At some point, the message becomes reality. Remember when the White House stopped talking about health care reform and started urging reform of health insurance? It’s time to start asking whether the messaging is becoming a self-fulfilling prophecy. If clean energy and jobs are the only subjects being discussed, don’t be surprised if all efforts focus on clean energy and jobs, and none on a carbon cap. Politico, again:

Asked about cap-and-trade last week, Senate Majority Whip Dick Durbin (D-Ill.) said: "At this point I’d like to see a complete bill but we have to be realistic."

Read Obama’s Washington Post quote again. Is he spinning the benefits of CEJAPA? Or is he signaling a new reality in which he gives up on a climate bill with a cap on carbon? Obama has shown a tendency toward declaring Pyrrhic victories in Copenhagen and on healthcare reform. Is he likewise giving up on the politically unpopular idea of a cap on carbon to favor politically popular clean energy?

3. Possible scenarios for passing a climate bill
* Conventional wisdom until the last couple of weeks has had the Senate abandoning Kerry-Boxer (Politico’s favorite source, A. Nonnie Mouse, reported that Boxer’s tactic in passing the bill despite a boycott doomed it) but picking up bipartisan votes for the K-G-L framework. Of course, the more K-G-L is tailored to suit Republican sensibilities, the less effective it’s likely to be. In particular, encouraging oil drilling to cap carbon is counterproductive (or, more crassly, "like f*cking for virginity").

* A possible, albeit highly unlikely, scenario has all Democrats banding together in unity as they did for healthcare reform, realizing that they have to stand together.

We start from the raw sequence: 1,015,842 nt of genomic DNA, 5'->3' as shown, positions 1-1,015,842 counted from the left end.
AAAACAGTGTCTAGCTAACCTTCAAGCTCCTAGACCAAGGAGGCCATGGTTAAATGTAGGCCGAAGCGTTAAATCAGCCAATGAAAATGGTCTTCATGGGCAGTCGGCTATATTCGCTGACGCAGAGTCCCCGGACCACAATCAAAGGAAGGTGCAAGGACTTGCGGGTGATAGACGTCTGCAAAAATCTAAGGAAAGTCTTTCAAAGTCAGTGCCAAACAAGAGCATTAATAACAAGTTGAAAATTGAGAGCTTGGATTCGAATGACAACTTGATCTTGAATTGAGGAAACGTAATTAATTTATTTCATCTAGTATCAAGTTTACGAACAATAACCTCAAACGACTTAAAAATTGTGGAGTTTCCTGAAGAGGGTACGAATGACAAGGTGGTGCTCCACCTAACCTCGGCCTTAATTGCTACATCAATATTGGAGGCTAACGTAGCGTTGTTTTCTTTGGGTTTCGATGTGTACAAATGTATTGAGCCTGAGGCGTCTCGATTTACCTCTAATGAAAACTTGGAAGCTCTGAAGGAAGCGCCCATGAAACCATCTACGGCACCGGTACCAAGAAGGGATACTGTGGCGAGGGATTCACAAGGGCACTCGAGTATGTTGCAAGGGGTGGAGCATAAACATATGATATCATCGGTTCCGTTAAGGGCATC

* Another possible scenario has Cantwell-Collins siphoning enough support from conservative Democratic senators and moderate Republicans (Dorgan, Webb, and Murkowski are mentioned) that CEJAPA is abandoned; then a renewable energy bill passes, CLEAR or un-CLEAR. If the Finance Committee, where Cantwell sits, takes up CLEAR before CEJAPA, consider it as a strong signal of Senatorial interest in CLEAR. I tend to think a more likely scenario involves a merger of CLEAR with CEJAPA. A bill can’t have both cap-and-trade and cap-and-dividend. In an early indicator of willingness to negotiate, Kerry told reporters in Copenhagen that "I can’t tell you the method or the means or amount by which we might price carbon. We haven’t resolved that issue yet."

* The scenario favored by certain conservative Democratic and moderate Republican Senators has the Senate giving up entirely on any bill with a carbon cap, and instead passing a renewable-energy-only bill such as ACELA. I call this the "Aside from that, Mrs. Lincoln, how did you like the play?" strategy. If clean energy is priced to compete with fossil fuels (either through subsidies or through the magic of the marketplace), utilities and people will switch over…


very slowly…

How slowly? The auto took about 50 years from introduction to replace the horse as the dominant form of transport in the United States, and its use is still rising in other countries. Old coal plants can be made to live longer than old horses. (Photo credit: Washington State Historical Society via Grist.) A renewable-energy-only bill won’t mandate replacement of fossil fuels.

There’s only one minor detail with giving up on a carbon cap in the name of political negotiation. Rahm Emanuel likes to say that that only thing not negotiable is success, but he’s overlooking Nature. Or, if you prefer, Science. Emissions need to peak very soon and be down to zero within less than 50 years. The laws of physics can’t be messaged, filibustered, spun, conference-committee’d, or amended.

Cross-posted at DailyKos.